The first diagnostic step is a thorough physical exam, during which the veterinarian will initially use a stethoscope to locate the specific source of the wheezing while also attempting to rule out any heart or lung problems that may be causing the respiratory difficulties.

Next, the cat’s blood may be tested to look for a suspiciously high concentration of white cells called eosinophils, which are associated with an allergic response. Heartworm disease can also be a cause of asthma-like symptoms.

Lungworm is not a common parasite but can be an underlying cause of airway inflammation. Stool sample testing or deworming may be recommended for cats with wheezing or coughing.

Asthma can be difficult to diagnose when it’s mild or in the early stages. Chest x-rays (i.e. radiographs) are our best diagnostic tool but, unfortunately, some cats with asthma have normal radiographs. Radiographic signs will be more dramatic if the cat is having an asthma attack when the picture is taken or if symptoms are severe or chronic.

Classically, the chest radiograph will show what is called air-trapping. This means that the small airways have constricted to the extent that inhaled air cannot be exhaled. The lungs are larger in appearance than normal as they are over-inflated. The diaphragm may seem flattened due to this over-inflation.

Inflammation and mucus build up within airways, causing their walls to appear thickened in the radiograph. The terms used for such airway appearance are donuts, named for the appearance of the airways when viewed in cross-section. When viewing the airway from the side they look like double parallel lines, sometimes referred to as tramways. You may hear your veterinarian use these terms as they are classical findings in airway disease.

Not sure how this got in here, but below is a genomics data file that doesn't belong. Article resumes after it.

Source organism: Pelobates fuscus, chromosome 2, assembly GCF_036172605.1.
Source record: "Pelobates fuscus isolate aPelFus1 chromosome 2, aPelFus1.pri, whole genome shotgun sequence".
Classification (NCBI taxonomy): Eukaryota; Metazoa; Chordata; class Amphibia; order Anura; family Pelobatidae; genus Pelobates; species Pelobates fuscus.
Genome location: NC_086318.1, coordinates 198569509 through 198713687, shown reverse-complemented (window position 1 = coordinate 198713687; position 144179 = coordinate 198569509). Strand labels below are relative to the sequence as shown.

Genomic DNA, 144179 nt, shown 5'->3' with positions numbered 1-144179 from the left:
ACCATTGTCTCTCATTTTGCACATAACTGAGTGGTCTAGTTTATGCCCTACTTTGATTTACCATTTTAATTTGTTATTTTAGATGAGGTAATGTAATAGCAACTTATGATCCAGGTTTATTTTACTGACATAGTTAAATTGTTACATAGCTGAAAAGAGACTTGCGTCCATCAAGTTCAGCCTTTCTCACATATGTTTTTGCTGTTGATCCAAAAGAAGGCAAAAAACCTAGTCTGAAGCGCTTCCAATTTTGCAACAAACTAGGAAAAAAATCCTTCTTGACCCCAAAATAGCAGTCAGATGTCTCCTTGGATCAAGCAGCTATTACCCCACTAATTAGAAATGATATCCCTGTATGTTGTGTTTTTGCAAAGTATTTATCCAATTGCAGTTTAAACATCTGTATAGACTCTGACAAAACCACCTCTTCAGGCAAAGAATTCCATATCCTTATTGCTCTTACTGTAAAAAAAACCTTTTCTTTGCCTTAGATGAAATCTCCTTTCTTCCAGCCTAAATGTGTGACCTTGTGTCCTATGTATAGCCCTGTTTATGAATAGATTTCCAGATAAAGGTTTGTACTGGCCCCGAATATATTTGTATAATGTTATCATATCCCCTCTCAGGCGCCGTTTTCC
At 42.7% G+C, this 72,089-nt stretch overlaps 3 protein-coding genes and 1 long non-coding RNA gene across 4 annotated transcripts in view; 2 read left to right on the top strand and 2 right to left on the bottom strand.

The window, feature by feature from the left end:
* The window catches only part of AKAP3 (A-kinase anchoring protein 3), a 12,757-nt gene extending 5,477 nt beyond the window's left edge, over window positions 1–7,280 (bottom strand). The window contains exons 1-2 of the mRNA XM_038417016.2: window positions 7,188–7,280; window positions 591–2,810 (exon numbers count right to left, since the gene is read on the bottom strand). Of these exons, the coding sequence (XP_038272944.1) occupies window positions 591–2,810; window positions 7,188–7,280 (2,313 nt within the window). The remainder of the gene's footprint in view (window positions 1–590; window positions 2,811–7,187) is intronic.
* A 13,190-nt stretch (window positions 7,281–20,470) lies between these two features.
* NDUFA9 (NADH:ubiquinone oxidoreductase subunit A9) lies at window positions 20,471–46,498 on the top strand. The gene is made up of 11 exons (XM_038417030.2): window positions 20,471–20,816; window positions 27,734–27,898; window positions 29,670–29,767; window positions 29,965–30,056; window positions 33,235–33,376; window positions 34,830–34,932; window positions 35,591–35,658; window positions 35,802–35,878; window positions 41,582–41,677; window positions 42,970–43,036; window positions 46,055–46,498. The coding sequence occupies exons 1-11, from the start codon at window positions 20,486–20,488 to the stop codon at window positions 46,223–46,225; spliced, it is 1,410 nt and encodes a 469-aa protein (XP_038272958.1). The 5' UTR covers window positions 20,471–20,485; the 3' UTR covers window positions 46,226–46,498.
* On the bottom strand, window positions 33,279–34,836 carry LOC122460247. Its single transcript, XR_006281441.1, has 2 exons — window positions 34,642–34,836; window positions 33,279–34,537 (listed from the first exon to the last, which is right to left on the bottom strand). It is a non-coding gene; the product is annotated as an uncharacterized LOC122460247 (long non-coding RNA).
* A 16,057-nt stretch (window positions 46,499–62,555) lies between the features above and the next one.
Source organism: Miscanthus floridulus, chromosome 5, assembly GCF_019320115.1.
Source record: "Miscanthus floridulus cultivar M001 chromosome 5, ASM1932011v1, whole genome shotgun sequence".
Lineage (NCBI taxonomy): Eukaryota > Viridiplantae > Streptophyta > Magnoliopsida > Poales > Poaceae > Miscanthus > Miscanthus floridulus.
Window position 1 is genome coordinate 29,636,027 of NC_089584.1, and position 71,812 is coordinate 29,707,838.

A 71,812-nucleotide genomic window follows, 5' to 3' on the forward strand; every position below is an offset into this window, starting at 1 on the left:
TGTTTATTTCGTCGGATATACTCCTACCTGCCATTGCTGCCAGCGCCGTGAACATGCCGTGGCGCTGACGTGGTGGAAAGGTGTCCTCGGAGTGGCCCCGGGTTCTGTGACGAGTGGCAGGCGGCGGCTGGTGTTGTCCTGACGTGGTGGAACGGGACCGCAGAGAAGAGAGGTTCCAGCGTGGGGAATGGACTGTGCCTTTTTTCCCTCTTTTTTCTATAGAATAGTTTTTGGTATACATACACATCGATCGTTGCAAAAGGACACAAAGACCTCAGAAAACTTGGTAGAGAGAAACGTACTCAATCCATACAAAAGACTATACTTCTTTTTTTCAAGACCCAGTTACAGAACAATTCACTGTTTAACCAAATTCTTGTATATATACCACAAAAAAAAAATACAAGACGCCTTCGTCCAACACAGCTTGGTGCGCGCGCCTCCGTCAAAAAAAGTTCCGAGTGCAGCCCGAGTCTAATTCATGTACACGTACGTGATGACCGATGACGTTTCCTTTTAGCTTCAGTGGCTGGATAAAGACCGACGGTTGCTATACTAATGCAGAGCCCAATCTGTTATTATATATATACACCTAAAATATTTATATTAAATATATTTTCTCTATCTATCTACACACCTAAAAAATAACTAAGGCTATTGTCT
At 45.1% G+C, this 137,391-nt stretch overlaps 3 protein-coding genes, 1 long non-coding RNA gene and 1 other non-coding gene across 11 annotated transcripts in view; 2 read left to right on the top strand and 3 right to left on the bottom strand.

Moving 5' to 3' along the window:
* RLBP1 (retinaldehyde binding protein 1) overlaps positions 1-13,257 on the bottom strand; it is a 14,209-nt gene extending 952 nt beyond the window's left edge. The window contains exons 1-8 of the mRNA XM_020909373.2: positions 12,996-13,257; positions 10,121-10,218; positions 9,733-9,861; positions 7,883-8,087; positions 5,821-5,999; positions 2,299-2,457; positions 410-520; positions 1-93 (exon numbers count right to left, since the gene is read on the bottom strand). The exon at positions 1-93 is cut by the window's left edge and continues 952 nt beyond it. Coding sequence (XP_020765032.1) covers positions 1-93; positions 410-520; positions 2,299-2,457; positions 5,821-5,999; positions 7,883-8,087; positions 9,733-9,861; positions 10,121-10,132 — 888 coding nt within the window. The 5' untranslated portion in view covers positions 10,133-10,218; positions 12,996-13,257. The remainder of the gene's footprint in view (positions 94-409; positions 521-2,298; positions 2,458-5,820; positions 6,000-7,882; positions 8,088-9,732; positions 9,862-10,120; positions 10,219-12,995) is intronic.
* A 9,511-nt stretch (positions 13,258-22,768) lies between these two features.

Feline Asthma
The right middle lung lobe is the first lobe to branch off ventrally (toward the breastbone) from the main bronchus. Airway contaminants such as pollen, along with mucous, tend to flow down to this lung lobe. Thus the right middle lobe is often the worst affected and may even collapse or shrink down into a non-functional part of the lung. On a lateral view, like the radiograph above, the right middle lung lobe is obscured by the heart Two x-ray views are usually needed in order to see all of the lung lobes. In a ventral-dorsal view with the cat laying on its back, the right middle lobe can easily be seen, as in the diagram below.
If bronchopneumonia is present, the alveoli, or air sacs, may also be inflamed or full of mucous. It can be difficult to tell how bad the asthma is until the infection has been treated. Radiographs may need to be repeated after antibiotic therapy.

Procedures that collect cells from the lower respiratory tract may be helpful to reach a diagnosis in patients with normal radiographs. This can be done by inserting a small tube into the trachea (the windpipe), or by using a fiber optic scope during a bronchoscopy, and collecting fluid and cells from the lower airways.

Feline Asthma
Often a type of white blood cell called an eosinophil is abundant in the secretions of an asthmatic patient. Eosinophils occur in normal feline respiratory secretions, too, but usually not as abundantly. The fluid can also be cultured to determine what bacteria are present in the airways and what antibiotic will work best to treat it. The most common bacterial infection in cat lungs is caused by Mycoplasma, so our antibiotic choice is usually aimed at this specific infection. A culture may be needed if infection persists after antibiotic treatment.
Response to therapy as a diagnostic test: One important asthma feature is that the airway constriction is reversible. In an emergency situation, a small dose of epinephrine (adrenalin) can reverse an asthmatic crisis in as little as 15 minutes. Response to injection with an airway dilator such as terbutaline usually occurs within 30 minutes. Response to a long-acting corticosteroid injection (such as methylprednisolone acetate/DepoMedrol) generally yields a positive response within 48 hours. When a cat comes into a veterinary hospital with difficulty breathing we may administer these drugs immediately, even before we know for sure that asthma is present.

Sometimes diagnostic tests leave room for question and we have to simply go with medical treatment for asthma and regard response to therapy as evidence that the diagnosis is correct.

Treatment Options